Dubai: Saudi Arabia’s recent announcement of a narrowing of the budget deficit to $2 billion in the first quarter of this year from $29 billion in the fourth quarter and $9 billion in the first quarter of 2020 points to significant improvement in its public finances, according to rating agency Moody’s.
“Although this improvement was largely driven by higher oil prices and a large seasonal drop in spending, the budget performance figures also reveal a structural improvement evident in the decline in the non-oil fiscal deficit to the lowest level in more than six years,” said Alexander Perjessy, VP-Senior Analyst at Moody’s.
The improvement in public finances is attributed to the tripling of the value added tax (VAT) rate to 15 per cent last July and a nearly 50 per cent cut in capital expenditure so far this year, in line with the approved 2021 budget.
“The structural improvement reduces the fiscal exposure to fluctuations in global oil demand and prices. If sustained, it will also help reverse part of the fiscal deterioration that took place last year as a result of the coronavirus shock and arrest a further significant deterioration in the government's balance sheet,” said Perjessy.
The rating agency said if the oil prices average around $60/barrel this year and the government maintains spending in line with the approved budget targets, the full-year fiscal deficit would narrow below 5 per cent of GDP in 2021 from 11.2 per cent of GDP in 2020. This, along with higher nominal GDP, would be sufficient to help reverse some of last year’s 10 percentage-point increase in the government’s debt-to-GDP ratio.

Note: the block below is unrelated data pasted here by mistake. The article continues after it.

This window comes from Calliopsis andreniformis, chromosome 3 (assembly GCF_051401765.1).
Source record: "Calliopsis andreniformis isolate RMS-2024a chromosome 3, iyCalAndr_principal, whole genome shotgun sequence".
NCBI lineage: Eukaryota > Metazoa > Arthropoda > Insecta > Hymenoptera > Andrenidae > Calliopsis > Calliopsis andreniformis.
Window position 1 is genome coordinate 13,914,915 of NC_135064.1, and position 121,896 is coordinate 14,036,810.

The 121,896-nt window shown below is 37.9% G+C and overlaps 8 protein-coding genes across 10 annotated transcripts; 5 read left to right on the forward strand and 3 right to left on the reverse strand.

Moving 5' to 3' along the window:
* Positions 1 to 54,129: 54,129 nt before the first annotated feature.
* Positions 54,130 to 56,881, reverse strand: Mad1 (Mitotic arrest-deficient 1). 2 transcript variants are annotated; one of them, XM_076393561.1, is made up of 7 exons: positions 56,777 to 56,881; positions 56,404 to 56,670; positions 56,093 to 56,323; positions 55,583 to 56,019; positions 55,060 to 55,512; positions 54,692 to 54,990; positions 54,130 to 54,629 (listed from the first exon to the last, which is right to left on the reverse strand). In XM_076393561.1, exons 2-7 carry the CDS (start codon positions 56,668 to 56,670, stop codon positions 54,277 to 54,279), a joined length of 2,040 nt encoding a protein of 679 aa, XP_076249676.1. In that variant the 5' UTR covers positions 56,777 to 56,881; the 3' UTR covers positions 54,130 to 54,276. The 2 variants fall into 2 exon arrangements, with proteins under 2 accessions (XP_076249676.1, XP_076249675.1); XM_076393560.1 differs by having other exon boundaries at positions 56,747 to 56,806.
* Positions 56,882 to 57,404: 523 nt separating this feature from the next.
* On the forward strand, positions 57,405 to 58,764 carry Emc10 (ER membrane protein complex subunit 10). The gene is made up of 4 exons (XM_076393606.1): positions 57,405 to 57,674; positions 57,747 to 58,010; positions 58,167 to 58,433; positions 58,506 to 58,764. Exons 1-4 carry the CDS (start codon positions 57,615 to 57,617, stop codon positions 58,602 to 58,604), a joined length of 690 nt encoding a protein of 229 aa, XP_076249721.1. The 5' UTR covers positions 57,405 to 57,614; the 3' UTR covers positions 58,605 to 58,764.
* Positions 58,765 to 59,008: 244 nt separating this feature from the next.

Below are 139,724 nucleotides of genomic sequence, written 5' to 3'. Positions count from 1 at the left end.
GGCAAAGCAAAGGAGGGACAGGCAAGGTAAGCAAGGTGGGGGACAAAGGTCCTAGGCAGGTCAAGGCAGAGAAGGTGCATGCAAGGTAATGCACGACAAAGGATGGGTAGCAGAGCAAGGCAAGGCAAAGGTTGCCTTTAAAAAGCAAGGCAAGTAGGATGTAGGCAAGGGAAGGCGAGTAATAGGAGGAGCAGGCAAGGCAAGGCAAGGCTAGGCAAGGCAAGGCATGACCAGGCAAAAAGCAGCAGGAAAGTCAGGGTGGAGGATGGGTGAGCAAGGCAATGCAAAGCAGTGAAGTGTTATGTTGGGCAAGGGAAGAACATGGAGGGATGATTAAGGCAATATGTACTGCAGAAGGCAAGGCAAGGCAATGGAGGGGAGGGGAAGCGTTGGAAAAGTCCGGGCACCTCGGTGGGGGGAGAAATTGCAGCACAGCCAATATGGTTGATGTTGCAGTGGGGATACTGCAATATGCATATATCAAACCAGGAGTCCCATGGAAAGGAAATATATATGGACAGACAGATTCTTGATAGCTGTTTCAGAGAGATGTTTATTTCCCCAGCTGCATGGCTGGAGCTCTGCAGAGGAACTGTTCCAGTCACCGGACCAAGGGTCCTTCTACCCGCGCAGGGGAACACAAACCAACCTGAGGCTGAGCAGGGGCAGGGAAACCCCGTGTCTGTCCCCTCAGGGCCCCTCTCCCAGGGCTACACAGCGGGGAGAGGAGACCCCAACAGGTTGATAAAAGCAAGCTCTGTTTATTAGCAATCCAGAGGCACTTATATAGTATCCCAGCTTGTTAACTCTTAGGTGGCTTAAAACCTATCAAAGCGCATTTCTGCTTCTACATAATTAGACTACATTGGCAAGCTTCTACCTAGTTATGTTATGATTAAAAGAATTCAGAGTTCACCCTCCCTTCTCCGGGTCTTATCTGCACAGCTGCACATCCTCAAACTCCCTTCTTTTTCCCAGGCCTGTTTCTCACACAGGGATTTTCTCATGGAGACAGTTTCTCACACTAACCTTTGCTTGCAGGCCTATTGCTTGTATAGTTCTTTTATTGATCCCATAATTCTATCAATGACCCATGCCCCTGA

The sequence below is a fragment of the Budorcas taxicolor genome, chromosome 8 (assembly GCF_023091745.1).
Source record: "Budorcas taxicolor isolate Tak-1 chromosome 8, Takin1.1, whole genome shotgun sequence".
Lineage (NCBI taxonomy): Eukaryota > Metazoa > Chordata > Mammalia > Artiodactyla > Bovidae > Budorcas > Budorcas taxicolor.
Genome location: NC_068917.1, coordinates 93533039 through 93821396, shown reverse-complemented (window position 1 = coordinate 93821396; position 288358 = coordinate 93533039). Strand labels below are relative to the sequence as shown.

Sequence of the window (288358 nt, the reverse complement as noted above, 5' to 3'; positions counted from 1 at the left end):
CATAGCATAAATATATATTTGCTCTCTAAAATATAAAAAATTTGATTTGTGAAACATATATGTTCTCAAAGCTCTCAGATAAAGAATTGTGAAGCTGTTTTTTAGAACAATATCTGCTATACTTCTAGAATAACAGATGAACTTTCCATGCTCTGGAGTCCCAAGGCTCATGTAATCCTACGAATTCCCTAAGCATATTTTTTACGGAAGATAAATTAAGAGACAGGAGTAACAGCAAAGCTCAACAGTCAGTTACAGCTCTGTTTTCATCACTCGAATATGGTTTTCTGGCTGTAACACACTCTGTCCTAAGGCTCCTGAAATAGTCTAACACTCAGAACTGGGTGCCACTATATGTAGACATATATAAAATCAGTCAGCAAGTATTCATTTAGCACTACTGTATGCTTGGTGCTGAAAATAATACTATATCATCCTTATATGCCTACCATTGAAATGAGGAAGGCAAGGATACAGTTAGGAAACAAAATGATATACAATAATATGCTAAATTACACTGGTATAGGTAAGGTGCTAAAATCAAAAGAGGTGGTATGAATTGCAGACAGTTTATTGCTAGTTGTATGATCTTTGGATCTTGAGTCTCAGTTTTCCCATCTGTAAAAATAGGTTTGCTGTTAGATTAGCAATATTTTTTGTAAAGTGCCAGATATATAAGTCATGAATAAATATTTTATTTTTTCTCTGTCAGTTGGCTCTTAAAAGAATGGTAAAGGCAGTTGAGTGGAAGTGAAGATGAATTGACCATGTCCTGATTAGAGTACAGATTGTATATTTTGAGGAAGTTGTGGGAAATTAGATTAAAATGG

Sensitive to oil price
Saudi Arabia's public finances remain highly sensitive to fluctuations in the oil price as oil revenues continue to account for more than a half of total revenues, although this is down from an average of more than 70 per cent in 2014-18.
The rating agency said a seasonal drop in spending, which tends to be the highest in the last quarter of the year and the lowest in the first quarter of the year, also drove the fiscal improvement in the first quarter. Both of these factors have reduced the quarterly fiscal deficit to one of the lowest on record in the past six years, bested only by a $7 billion surplus in the first quarter of 2019.
Impact of spending cuts
Moody’s said the Kingdom’s recent fiscal reforms such as the tripling of VAT to 15 per cent in July last year significant spending cuts has reduced the vulnerability of public finances to oil price declines. However, the rating agency also notes that a large budgeted cut in government capital spending (equivalent to nearly 2 per cent of GDP) will weigh on Saudi Arabia's economic recovery during 2021.
A part of the budget spending cuts is expected to be offset by investment spending on domestic projects by the Public Investment Fund (PIF), Saudi sovereign wealth fund.
Last week, the International Monetary Fund (IMF) said in its concluding statement of its 2021 Article IV consultation that quick COVID response has put Saudi economy on recovery path and reforms under Vision 2030 playing a key role in helping the economy navigate the pandemic.